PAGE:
ZURUECK HOCH VOR INHALT SUCHEN

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Proposing Institution

Physikalisches Institut, Universität zu Köln
Project Manager

Dr. Daniel Seifried
Zülpicher Str. 77
50937 Köln
Abstract
In this proposed project we plan to study the collapse of high-mass, rotating and magnetised molecular cloud cores. The combination of rotation and magnetic fields leads to the occurrence of outflow phenomena. Such outflows already exist in the early phase of stellar evolution and can be produced self-consistently in our numerical simulations. We especially focus in this project on the stability properties of the disk surrounding the protostar formed during the collapse. We plan to examine in detail how the outflow launched by magnetic forces influences the fragmentation properties of the disk during its long term evolution, i.d. whether it enhances or suppresses the fragmentation of the disk into several, distinct protostars. Also the theoretically predicted correlation between accretion rates of the disk and the outflow rates will be studied in the proposed project. Here it is of interest to examine in detail the close interaction of the outflows and the accretion onto the protostar. A crucial point is the question whether an outflow produced by magnetic fields can be powerful enough to significantly reduce or even completely terminate the accretion onto the protostar. In every case the outflow will influence the accretion history of the protostar and hence possibly also the final mass the star ends up with.As we focus on the long term evolution of the disk we make use of the sink particle algorithm. With this technique we are able to follow the evolution of the accretion disk over a longer range of time. We also intend to examine the influence of the initial conditions on the fragmentation and accretion properties of the disk. Therefor we plan to perform several simulations changing the initial cloud core mass, the initial rotation velocity and the initial magnetic field strength. The resulting number of simulations to be performed and the large amount of computing power for every individual simulation make the use of a super computer like HLRB-II necessary.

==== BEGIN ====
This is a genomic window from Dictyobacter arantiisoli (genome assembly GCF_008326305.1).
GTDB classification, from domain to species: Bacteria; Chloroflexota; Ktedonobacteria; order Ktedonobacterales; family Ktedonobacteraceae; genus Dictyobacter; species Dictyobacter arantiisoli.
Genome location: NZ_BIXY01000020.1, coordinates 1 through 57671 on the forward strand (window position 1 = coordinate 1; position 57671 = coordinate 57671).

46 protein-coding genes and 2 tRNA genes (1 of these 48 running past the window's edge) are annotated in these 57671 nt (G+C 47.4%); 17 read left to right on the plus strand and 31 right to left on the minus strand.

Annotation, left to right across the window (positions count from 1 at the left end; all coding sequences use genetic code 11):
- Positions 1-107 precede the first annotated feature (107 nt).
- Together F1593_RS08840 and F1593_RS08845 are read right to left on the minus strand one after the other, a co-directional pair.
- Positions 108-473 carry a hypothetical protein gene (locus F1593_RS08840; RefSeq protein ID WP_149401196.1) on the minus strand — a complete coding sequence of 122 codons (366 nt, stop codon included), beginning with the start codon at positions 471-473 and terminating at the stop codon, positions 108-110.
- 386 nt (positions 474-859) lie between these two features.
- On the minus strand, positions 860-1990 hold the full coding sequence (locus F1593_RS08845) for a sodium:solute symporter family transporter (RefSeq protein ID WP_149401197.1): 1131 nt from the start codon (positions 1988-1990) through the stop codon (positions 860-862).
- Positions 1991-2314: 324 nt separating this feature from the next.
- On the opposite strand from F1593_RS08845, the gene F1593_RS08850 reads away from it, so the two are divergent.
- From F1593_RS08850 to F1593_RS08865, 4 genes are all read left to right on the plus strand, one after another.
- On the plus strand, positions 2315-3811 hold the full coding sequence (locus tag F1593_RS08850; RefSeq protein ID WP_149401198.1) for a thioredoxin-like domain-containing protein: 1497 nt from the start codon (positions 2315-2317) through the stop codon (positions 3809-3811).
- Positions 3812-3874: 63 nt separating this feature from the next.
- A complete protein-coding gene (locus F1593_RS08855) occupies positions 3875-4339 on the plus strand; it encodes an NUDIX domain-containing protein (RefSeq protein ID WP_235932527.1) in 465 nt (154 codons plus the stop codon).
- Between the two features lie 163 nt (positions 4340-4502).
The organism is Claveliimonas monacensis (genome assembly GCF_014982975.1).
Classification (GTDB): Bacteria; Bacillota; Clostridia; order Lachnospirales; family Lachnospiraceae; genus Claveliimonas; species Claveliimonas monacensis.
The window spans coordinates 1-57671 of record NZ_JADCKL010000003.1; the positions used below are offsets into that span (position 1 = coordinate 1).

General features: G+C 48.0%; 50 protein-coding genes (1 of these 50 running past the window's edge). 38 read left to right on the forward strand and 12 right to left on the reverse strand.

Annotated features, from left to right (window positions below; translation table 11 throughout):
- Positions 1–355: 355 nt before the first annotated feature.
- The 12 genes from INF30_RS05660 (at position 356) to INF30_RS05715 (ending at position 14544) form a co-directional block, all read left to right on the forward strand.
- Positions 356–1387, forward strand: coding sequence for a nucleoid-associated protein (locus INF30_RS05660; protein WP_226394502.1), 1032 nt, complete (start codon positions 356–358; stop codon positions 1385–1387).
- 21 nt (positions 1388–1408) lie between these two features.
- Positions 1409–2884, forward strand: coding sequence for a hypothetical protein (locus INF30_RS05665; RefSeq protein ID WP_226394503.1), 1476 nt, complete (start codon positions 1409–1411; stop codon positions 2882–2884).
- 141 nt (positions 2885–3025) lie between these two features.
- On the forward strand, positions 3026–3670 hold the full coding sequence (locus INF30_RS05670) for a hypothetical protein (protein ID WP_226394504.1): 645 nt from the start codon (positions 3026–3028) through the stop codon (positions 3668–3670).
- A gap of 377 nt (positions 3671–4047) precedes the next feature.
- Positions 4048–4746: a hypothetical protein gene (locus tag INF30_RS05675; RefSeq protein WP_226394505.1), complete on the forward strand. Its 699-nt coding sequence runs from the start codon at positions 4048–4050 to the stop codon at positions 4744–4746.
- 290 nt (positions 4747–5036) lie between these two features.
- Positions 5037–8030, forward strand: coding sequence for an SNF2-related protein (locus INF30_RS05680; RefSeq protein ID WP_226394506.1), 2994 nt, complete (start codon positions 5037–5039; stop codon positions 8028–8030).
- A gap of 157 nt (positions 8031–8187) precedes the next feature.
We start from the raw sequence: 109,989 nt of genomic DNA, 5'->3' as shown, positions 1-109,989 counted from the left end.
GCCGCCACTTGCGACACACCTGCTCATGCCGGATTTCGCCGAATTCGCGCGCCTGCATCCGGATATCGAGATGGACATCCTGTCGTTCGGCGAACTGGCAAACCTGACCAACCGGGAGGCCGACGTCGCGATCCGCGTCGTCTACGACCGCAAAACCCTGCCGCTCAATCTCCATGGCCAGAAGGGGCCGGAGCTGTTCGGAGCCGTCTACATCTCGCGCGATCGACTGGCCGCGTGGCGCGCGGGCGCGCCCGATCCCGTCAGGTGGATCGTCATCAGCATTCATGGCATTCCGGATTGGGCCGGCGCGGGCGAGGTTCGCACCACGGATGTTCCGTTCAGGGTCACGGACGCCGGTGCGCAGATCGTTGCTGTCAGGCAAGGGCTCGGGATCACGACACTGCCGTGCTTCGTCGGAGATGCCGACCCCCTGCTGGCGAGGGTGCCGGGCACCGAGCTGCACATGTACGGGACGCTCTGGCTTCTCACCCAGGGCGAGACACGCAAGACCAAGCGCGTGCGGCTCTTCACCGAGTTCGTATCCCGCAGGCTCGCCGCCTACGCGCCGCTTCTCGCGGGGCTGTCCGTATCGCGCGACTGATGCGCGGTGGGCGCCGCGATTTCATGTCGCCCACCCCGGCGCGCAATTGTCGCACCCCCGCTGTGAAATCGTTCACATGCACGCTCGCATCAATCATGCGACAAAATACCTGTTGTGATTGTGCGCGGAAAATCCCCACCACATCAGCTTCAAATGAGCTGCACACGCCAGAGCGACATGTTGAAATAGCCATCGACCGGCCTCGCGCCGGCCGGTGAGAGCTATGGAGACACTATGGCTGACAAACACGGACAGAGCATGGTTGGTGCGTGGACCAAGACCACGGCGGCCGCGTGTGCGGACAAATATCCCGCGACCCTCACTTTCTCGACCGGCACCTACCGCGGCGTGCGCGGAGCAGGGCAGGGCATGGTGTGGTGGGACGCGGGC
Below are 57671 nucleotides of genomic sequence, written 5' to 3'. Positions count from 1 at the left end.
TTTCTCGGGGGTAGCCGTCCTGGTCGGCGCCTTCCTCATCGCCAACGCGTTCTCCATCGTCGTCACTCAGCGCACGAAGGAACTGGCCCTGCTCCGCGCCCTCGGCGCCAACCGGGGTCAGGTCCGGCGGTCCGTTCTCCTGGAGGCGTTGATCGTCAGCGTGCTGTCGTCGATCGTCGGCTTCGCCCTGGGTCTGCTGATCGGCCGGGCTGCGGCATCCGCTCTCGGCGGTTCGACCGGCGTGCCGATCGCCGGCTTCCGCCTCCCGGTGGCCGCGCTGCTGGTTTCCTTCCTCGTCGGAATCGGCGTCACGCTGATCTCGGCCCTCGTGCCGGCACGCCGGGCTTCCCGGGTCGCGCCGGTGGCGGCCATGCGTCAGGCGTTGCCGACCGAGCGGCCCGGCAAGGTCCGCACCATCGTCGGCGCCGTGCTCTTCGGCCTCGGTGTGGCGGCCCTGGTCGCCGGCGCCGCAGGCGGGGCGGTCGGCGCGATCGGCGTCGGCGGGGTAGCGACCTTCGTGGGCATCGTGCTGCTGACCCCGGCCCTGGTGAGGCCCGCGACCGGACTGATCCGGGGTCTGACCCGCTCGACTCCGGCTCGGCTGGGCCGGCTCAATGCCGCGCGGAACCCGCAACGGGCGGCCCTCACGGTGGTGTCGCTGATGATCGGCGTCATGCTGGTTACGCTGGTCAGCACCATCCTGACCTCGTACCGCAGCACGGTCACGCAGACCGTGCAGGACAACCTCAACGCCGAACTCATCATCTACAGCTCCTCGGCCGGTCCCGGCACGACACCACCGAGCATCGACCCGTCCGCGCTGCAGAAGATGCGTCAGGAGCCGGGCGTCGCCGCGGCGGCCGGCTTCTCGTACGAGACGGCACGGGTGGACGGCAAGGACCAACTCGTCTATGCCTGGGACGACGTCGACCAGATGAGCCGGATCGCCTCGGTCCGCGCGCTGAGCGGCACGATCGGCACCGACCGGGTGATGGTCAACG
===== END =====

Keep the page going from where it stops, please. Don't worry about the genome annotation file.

Impressum, Conny Wendler